Adjusting to new schemes wasn’t the only shift Washington cornerback Travell Dixon had to make.
Dixon is from Miami and went to junior college at Eastern Arizona before joining Alabama a year ago. Last fall, he transferred from Alabama to Washington, where he learned the sun would shine as much as those other places.
“I had to learn what clothes to buy and shoes and stuff,” Dixon said.
Dixon, who will be a junior, carries some intrigue this spring. The departure of Desmond Trufant, who is expected to be a first-round pick in the NFL draft April 25, has left a starting cornerback position open. After two proficient years at Eastern Arizona, Dixon was one of the highest rated junior-college cornerbacks in the country, which is why the Crimson Tide snapped him up.
He left Alabama because it wasn’t the right fit and had multiple options. A coaching trio on Washington’s staff was a large reason he ended up at Montlake.
Secondary coach Keith Heyward recruited Dixon while working at Oregon State. Defensive coordinator Justin Wilcox was after Dixon while at Tennessee. Defensive line coach Tosh Lupoi tried to get him to Cal.
With those three on the same staff, Dixon thought things had aligned for him to go to Washington.
That’s a different thought than Dixon had when Heyward first reached out to him from Corvallis, Ore.
“He shut me out,” Heyward said with a laugh. “He was big-timing me then. He was a good kid the whole time through. That’s all I ask for is honesty. Either you’re interested in a school or you’re not. Don’t waste my time, please.”
Now, the 6-foot-1, 190-pound Dixon has to become refined. He played only one season of high school football, as a senior at Miami Norland High, before going to junior college. Once he joined the Huskies last fall, he redshirted and worked with the scout team.
With one week of spring practice to go, Dixon gives himself a grade of C.
“I’m way better than what I am doing right now,” Dixon said. “Just (need to) get the playbook down 100 percent so my game can really expand.”
He’ll be competing with Marcus Peters, Tre Watson and Cleveland Wallace for a starting spot.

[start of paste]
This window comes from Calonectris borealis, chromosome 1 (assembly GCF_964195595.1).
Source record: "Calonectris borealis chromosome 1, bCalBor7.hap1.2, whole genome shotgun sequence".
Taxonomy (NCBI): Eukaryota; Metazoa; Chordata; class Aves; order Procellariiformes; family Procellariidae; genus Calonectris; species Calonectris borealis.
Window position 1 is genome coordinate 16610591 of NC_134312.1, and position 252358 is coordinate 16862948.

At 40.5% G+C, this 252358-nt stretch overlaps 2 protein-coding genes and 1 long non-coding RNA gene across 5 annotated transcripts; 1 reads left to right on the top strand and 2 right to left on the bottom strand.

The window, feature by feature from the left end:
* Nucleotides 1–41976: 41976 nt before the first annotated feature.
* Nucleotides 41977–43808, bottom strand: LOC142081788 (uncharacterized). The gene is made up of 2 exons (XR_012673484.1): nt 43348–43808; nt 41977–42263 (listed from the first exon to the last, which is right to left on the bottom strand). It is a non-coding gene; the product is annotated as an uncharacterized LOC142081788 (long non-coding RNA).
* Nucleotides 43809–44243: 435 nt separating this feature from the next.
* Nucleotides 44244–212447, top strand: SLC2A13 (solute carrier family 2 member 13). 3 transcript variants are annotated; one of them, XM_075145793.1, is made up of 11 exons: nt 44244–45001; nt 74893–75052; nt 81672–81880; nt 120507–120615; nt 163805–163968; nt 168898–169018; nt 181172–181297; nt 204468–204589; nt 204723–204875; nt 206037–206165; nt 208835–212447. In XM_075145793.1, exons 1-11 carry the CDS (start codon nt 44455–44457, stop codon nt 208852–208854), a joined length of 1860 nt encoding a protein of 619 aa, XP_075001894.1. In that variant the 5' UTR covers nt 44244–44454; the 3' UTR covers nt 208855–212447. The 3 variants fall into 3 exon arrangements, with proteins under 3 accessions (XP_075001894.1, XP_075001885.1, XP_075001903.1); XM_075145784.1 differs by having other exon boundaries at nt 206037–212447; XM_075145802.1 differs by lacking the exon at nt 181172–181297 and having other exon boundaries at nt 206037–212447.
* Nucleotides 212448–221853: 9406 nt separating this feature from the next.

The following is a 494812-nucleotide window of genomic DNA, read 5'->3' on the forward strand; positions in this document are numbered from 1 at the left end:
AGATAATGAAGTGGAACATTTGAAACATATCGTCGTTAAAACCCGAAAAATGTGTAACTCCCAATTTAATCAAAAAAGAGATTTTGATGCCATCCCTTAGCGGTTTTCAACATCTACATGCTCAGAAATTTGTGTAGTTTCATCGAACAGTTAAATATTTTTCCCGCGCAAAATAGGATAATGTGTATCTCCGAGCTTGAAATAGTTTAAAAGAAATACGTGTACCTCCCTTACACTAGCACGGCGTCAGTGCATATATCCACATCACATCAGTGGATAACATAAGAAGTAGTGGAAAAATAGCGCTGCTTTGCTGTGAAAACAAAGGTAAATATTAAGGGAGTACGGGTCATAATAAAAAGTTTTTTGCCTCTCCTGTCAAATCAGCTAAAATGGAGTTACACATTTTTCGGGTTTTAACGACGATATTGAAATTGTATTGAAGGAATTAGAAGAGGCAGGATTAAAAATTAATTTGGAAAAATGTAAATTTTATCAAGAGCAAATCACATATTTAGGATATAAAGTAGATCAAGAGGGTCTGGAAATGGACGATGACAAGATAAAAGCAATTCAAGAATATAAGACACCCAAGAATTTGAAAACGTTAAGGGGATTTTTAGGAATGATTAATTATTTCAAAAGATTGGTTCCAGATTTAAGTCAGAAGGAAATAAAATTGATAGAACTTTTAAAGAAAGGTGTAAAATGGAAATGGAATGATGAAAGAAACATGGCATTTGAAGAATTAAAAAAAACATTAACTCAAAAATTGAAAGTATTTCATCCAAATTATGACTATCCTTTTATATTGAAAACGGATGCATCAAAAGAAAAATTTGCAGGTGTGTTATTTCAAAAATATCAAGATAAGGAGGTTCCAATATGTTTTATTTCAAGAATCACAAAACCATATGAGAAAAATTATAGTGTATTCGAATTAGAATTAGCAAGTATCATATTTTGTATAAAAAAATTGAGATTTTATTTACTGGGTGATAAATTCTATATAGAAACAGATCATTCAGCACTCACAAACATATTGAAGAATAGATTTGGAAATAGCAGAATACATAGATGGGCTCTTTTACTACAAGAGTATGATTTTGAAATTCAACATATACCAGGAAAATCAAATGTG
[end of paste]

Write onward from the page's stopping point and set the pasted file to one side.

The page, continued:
No matter where he ends up, Dixon will be pleased to keep going. His older brother, Yamari, was a free safety at Akron from 2003-06, where he was the Zips’ special teams player of the year in 2006.
But in 2009, Yamari Dixon’s football career ended after he was shot in the forearm and again in the groin at a Cleveland club while celebrating his 24th birthday. One bullet remains lodged in his groin.
He had temporary paralysis in one of his legs before going through rehab.
“I can’t stand up all day, but I’m walking,” Yamari said.
He pushed little Travell when they were younger. When Travell was in preschool, he wanted to be a firefighter. Yamari taught him to say “football player” when the teacher asked him what he wanted to be.
At the start of high school, Yamari tried to teach Travell proper footwork for defensive backs.
Yamari had a tryout for the Canadian Football League lined up prior to being shot.
Now, Yamari hopes Travell can take the steps he could not and make it to the National Football League.
“He knows how much I love football,” Yamari said. “I put my heart and soul into it. To see what happened, to see it taken away from (me), it took me a long time to get over it. The same passion I put into it; I instilled that in him.”
The two brothers still work out together. During spring break, Travell went home and Yamari taped their workouts. He regularly sends video of NFL defensive backs to his little brother.
“He pushed me onto the playing field,” the younger Dixon said. “Not only do (I do) this for myself and my family, but I do this for (Yamari) because it was taken away from him. I’m definitely doing this for him.”